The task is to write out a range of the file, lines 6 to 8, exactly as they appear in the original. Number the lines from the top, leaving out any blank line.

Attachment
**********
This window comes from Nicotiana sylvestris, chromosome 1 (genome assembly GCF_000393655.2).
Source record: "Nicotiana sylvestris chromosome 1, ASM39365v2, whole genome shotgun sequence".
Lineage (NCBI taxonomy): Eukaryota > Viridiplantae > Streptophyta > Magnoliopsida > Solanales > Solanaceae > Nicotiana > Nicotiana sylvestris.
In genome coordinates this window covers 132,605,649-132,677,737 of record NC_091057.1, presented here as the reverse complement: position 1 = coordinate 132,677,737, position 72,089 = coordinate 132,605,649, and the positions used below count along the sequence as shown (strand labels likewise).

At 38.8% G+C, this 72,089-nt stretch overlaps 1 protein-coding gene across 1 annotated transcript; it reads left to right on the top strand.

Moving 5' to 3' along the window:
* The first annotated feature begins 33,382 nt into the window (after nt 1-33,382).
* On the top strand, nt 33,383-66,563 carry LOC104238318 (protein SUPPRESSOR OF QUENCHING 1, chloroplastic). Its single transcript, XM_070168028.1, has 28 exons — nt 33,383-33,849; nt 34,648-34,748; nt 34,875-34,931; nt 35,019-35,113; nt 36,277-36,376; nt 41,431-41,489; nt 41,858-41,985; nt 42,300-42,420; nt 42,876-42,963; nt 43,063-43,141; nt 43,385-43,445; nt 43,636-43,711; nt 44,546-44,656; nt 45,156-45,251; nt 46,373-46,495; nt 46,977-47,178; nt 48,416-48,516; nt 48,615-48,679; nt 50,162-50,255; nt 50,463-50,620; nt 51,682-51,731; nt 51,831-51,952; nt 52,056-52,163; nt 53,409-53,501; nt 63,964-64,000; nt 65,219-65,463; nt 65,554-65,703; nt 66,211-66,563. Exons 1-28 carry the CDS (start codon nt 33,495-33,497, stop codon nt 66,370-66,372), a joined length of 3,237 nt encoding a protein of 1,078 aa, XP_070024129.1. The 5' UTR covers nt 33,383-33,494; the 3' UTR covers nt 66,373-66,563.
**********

Moving 5' to 3' along the window:
* The first annotated feature begins 33,382 nt into the window (after nt 1-33,382).
* On the top strand, nt 33,383-66,563 carry LOC104238318 (protein SUPPRESSOR OF QUENCHING 1, chloroplastic). Its single transcript, XM_070168028.1, has 28 exons — nt 33,383-33,849; nt 34,648-34,748; nt 34,875-34,931; nt 35,019-35,113; nt 36,277-36,376; nt 41,431-41,489; nt 41,858-41,985; nt 42,300-42,420; nt 42,876-42,963; nt 43,063-43,141; nt 43,385-43,445; nt 43,636-43,711; nt 44,546-44,656; nt 45,156-45,251; nt 46,373-46,495; nt 46,977-47,178; nt 48,416-48,516; nt 48,615-48,679; nt 50,162-50,255; nt 50,463-50,620; nt 51,682-51,731; nt 51,831-51,952; nt 52,056-52,163; nt 53,409-53,501; nt 63,964-64,000; nt 65,219-65,463; nt 65,554-65,703; nt 66,211-66,563. Exons 1-28 carry the CDS (start codon nt 33,495-33,497, stop codon nt 66,370-66,372), a joined length of 3,237 nt encoding a protein of 1,078 aa, XP_070024129.1. The 5' UTR covers nt 33,383-33,494; the 3' UTR covers nt 66,373-66,563.